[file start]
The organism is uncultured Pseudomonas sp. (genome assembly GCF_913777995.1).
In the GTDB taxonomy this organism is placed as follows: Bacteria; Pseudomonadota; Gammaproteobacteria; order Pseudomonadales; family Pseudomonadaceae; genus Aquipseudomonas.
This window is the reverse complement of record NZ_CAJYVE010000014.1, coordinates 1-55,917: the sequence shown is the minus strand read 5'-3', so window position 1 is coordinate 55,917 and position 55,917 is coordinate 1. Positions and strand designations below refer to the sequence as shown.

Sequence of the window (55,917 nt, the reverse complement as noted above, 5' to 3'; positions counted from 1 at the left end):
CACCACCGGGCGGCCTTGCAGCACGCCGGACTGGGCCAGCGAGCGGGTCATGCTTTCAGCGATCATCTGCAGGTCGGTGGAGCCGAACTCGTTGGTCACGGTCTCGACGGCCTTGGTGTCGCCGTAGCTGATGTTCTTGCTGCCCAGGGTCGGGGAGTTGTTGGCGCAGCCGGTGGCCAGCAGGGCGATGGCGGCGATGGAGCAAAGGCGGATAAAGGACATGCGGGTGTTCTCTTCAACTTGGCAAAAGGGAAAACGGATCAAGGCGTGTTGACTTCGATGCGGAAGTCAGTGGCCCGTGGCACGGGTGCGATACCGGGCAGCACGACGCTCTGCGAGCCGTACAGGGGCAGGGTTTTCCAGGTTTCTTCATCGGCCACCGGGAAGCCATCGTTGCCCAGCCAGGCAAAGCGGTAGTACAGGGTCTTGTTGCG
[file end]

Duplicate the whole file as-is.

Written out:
The organism is uncultured Pseudomonas sp. (genome assembly GCF_913777995.1).
In the GTDB taxonomy this organism is placed as follows: Bacteria; Pseudomonadota; Gammaproteobacteria; order Pseudomonadales; family Pseudomonadaceae; genus Aquipseudomonas.
This window is the reverse complement of record NZ_CAJYVE010000014.1, coordinates 1-55,917: the sequence shown is the minus strand read 5'-3', so window position 1 is coordinate 55,917 and position 55,917 is coordinate 1. Positions and strand designations below refer to the sequence as shown.

Sequence of the window (55,917 nt, the reverse complement as noted above, 5' to 3'; positions counted from 1 at the left end):
CACCACCGGGCGGCCTTGCAGCACGCCGGACTGGGCCAGCGAGCGGGTCATGCTTTCAGCGATCATCTGCAGGTCGGTGGAGCCGAACTCGTTGGTCACGGTCTCGACGGCCTTGGTGTCGCCGTAGCTGATGTTCTTGCTGCCCAGGGTCGGGGAGTTGTTGGCGCAGCCGGTGGCCAGCAGGGCGATGGCGGCGATGGAGCAAAGGCGGATAAAGGACATGCGGGTGTTCTCTTCAACTTGGCAAAAGGGAAAACGGATCAAGGCGTGTTGACTTCGATGCGGAAGTCAGTGGCCCGTGGCACGGGTGCGATACCGGGCAGCACGACGCTCTGCGAGCCGTACAGGGGCAGGGTTTTCCAGGTTTCTTCATCGGCCACCGGGAAGCCATCGTTGCCCAGCCAGGCAAAGCGGTAGTACAGGGTCTTGTTGCG